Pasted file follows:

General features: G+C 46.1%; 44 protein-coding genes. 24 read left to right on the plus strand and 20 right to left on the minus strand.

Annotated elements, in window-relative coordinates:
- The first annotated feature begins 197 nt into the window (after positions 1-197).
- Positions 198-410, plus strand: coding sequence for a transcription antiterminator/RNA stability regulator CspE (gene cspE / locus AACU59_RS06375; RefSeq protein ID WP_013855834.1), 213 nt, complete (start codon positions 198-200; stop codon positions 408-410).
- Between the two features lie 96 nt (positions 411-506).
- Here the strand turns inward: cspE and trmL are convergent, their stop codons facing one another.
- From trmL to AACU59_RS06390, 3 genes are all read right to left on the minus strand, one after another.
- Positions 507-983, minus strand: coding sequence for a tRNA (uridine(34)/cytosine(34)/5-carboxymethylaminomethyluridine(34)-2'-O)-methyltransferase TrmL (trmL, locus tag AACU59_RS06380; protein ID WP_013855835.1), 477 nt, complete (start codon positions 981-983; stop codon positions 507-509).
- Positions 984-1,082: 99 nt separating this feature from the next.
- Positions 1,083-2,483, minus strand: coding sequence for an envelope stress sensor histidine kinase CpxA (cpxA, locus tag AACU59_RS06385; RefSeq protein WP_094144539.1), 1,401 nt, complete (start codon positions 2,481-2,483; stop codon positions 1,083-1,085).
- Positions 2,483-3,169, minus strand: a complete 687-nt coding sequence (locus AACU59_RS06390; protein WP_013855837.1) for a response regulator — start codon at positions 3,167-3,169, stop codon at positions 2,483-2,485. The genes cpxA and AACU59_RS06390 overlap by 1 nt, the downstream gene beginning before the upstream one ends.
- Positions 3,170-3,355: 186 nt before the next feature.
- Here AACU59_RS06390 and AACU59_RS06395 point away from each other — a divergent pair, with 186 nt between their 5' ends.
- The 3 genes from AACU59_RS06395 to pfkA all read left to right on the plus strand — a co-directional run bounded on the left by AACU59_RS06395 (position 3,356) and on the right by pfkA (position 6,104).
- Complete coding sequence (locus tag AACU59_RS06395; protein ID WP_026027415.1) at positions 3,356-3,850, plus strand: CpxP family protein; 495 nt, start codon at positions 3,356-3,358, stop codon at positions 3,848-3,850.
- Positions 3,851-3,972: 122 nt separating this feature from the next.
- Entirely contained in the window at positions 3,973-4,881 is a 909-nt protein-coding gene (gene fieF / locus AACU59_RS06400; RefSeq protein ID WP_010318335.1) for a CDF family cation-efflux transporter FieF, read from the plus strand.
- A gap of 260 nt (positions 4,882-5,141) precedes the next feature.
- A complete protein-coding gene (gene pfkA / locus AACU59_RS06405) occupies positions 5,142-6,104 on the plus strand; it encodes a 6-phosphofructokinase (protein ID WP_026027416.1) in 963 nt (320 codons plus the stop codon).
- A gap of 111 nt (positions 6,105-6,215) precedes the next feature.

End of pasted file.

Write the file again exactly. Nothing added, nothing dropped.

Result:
General features: G+C 46.1%; 44 protein-coding genes. 24 read left to right on the plus strand and 20 right to left on the minus strand.

Annotated elements, in window-relative coordinates:
- The first annotated feature begins 197 nt into the window (after positions 1-197).
- Positions 198-410, plus strand: coding sequence for a transcription antiterminator/RNA stability regulator CspE (gene cspE / locus AACU59_RS06375; RefSeq protein ID WP_013855834.1), 213 nt, complete (start codon positions 198-200; stop codon positions 408-410).
- Between the two features lie 96 nt (positions 411-506).
- Here the strand turns inward: cspE and trmL are convergent, their stop codons facing one another.
- From trmL to AACU59_RS06390, 3 genes are all read right to left on the minus strand, one after another.
- Positions 507-983, minus strand: coding sequence for a tRNA (uridine(34)/cytosine(34)/5-carboxymethylaminomethyluridine(34)-2'-O)-methyltransferase TrmL (trmL, locus tag AACU59_RS06380; protein ID WP_013855835.1), 477 nt, complete (start codon positions 981-983; stop codon positions 507-509).
- Positions 984-1,082: 99 nt separating this feature from the next.
- Positions 1,083-2,483, minus strand: coding sequence for an envelope stress sensor histidine kinase CpxA (cpxA, locus tag AACU59_RS06385; RefSeq protein WP_094144539.1), 1,401 nt, complete (start codon positions 2,481-2,483; stop codon positions 1,083-1,085).
- Positions 2,483-3,169, minus strand: a complete 687-nt coding sequence (locus AACU59_RS06390; protein WP_013855837.1) for a response regulator — start codon at positions 3,167-3,169, stop codon at positions 2,483-2,485. The genes cpxA and AACU59_RS06390 overlap by 1 nt, the downstream gene beginning before the upstream one ends.
- Positions 3,170-3,355: 186 nt before the next feature.
- Here AACU59_RS06390 and AACU59_RS06395 point away from each other — a divergent pair, with 186 nt between their 5' ends.
- The 3 genes from AACU59_RS06395 to pfkA all read left to right on the plus strand — a co-directional run bounded on the left by AACU59_RS06395 (position 3,356) and on the right by pfkA (position 6,104).
- Complete coding sequence (locus tag AACU59_RS06395; protein ID WP_026027415.1) at positions 3,356-3,850, plus strand: CpxP family protein; 495 nt, start codon at positions 3,356-3,358, stop codon at positions 3,848-3,850.
- Positions 3,851-3,972: 122 nt separating this feature from the next.
- Entirely contained in the window at positions 3,973-4,881 is a 909-nt protein-coding gene (gene fieF / locus AACU59_RS06400; RefSeq protein ID WP_010318335.1) for a CDF family cation-efflux transporter FieF, read from the plus strand.
- A gap of 260 nt (positions 4,882-5,141) precedes the next feature.
- A complete protein-coding gene (gene pfkA / locus AACU59_RS06405) occupies positions 5,142-6,104 on the plus strand; it encodes a 6-phosphofructokinase (protein ID WP_026027416.1) in 963 nt (320 codons plus the stop codon).
- A gap of 111 nt (positions 6,105-6,215) precedes the next feature.